Previous survey and excavation. Numerous previous surveys have been conducted on Craig Phadrig, probably sparked by Penant’s 1769 Tour of Scotland where he mentions vitrified stone. Plan shows the 2013 RCAHMS survey with the estimated area of these excavations.

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Craig Phadrig. Plan of fort incorporating results of RCAHMS survey (Sept 2013) and earlier surveys (Canmore).

Finally, in 1971/72 Alan Small and Barry Cottam dug for two seasons, from which only an interim report after the first season was produced. lmage of the inner rampart from 1971; Small found that the inner rampart had been built sometime in the 4th Century BC and that the wall core was significantly vitrified. He also noted significant disturbance by other earlier excavations.

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The Achavanich Beaker Burial Project: New Research on the Bronze Age of Northern Scotland

by Maya Hoole

In 2014, whilst working with the Highland Council Historic Environment Team, I came across the record of a Bronze Age beaker burial from Caithness in the Highland HER records (MHG13613). Although the site was discovered and subject to a rescue excavation in 1987, and some preliminary post-excavation had been undertaken, it had never been fully researched or published. The burial was positioned in a rare rock-cut pit with a stone lined cist, complete with cap stone. Inside were the remains of a young female (fondly known as Ava, her name an abbreviation of the place of discovery), aged 18-22 years old, accompanied by: a highly decorated beaker, three pieces of flint and the scapula of an ox or cow. Within seconds of opening the file and starting to read I was completely captivated. At that moment, I had no idea of the impact of my curiosity. I was totally clueless as to what was in store and completely oblivious to the fact that two years down the line my passion for the site would not only have increased but it would have extended far beyond myself.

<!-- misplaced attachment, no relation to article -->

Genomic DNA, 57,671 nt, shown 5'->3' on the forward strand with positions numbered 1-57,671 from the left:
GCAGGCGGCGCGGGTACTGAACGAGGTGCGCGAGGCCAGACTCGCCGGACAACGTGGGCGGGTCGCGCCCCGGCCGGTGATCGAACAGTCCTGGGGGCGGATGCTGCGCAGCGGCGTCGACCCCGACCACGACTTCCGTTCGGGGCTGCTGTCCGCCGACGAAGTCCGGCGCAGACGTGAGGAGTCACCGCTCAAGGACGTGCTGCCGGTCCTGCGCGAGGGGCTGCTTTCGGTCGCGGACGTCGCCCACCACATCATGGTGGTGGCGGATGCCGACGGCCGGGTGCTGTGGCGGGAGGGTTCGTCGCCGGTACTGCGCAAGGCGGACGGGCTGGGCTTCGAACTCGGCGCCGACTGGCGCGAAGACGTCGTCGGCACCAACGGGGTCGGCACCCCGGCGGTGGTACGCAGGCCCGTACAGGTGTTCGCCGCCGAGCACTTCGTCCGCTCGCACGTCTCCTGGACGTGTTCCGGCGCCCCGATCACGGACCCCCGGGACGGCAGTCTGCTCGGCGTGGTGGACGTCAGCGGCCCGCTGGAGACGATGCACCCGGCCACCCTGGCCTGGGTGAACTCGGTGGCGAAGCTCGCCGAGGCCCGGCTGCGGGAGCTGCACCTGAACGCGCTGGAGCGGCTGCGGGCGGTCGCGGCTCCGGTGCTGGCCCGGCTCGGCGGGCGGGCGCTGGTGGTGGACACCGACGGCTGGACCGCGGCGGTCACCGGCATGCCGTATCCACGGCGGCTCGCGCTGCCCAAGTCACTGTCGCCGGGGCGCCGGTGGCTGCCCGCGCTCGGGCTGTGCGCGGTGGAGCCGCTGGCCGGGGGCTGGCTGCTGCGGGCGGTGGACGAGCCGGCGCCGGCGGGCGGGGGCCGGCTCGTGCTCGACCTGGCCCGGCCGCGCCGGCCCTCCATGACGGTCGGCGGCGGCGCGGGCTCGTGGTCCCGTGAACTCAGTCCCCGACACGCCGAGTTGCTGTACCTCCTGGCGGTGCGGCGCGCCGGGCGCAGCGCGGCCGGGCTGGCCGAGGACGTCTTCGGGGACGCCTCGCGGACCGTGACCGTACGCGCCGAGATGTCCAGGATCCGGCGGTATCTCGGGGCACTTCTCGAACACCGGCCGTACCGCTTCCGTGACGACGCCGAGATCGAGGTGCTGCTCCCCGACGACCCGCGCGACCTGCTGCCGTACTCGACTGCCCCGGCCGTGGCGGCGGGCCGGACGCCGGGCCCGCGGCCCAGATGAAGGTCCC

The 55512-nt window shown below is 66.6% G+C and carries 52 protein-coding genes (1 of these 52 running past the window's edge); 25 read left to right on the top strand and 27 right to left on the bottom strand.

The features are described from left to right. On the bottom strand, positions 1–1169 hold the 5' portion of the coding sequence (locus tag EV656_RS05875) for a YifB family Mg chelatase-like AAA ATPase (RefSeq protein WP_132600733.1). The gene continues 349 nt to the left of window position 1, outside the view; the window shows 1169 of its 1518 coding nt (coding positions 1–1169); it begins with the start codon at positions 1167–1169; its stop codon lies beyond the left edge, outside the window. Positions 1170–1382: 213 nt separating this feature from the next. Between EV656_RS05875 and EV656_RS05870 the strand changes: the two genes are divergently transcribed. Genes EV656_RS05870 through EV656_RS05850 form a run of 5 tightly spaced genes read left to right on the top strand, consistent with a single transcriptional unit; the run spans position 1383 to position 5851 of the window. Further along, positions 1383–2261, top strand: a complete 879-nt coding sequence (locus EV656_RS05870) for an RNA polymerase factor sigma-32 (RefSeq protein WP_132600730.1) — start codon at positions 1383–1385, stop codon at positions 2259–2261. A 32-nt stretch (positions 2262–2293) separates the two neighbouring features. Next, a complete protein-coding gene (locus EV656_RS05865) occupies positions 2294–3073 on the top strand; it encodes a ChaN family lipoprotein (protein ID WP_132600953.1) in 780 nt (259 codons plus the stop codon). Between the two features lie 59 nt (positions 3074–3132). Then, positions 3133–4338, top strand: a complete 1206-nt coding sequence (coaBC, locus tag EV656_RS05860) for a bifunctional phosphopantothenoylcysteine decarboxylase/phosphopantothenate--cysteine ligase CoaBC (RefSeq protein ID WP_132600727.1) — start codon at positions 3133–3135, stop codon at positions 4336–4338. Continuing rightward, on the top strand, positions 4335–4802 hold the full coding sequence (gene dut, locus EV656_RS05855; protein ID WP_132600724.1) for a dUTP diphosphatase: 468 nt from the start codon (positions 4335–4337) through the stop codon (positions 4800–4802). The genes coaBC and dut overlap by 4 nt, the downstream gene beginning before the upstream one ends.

The Beaker from the Achavanich cist burial (Maya Hoole©)

The Beaker from the Achavanich cist burial (Maya Hoole©)

The project began with my own research: I sorted the paper archives, located the artefacts at the Caithness Horizons museum, and subsequently photographed, measured, recorded and illustrated them. I went on to: re-discover the exact location of the site, re-create site plans, analyse the decoration on the beaker, make comparisons on a national scale and build a database and complete record of the artefacts. I bashfully presented my findings at a couple of conferences and… then things started to get interesting. At the very heart of the project was research. The initial goal was always to find out more about the individual buried at this site and to increase our knowledge of Bronze Age society in Northern Scotland. With the help of many different organisations and individuals, I applied for funding and soon found myself talking to experts (and to BBC news reporters, twice!) who were interested in developing our understanding of the site.

Dr Tom Booth of Natural History Museum examining the cranium from the Achavanich cist burial (Maya Hoole©)

Dr Tom Booth of Natural History Museum examining the cranium from the Achavanich cist burial (Maya Hoole©)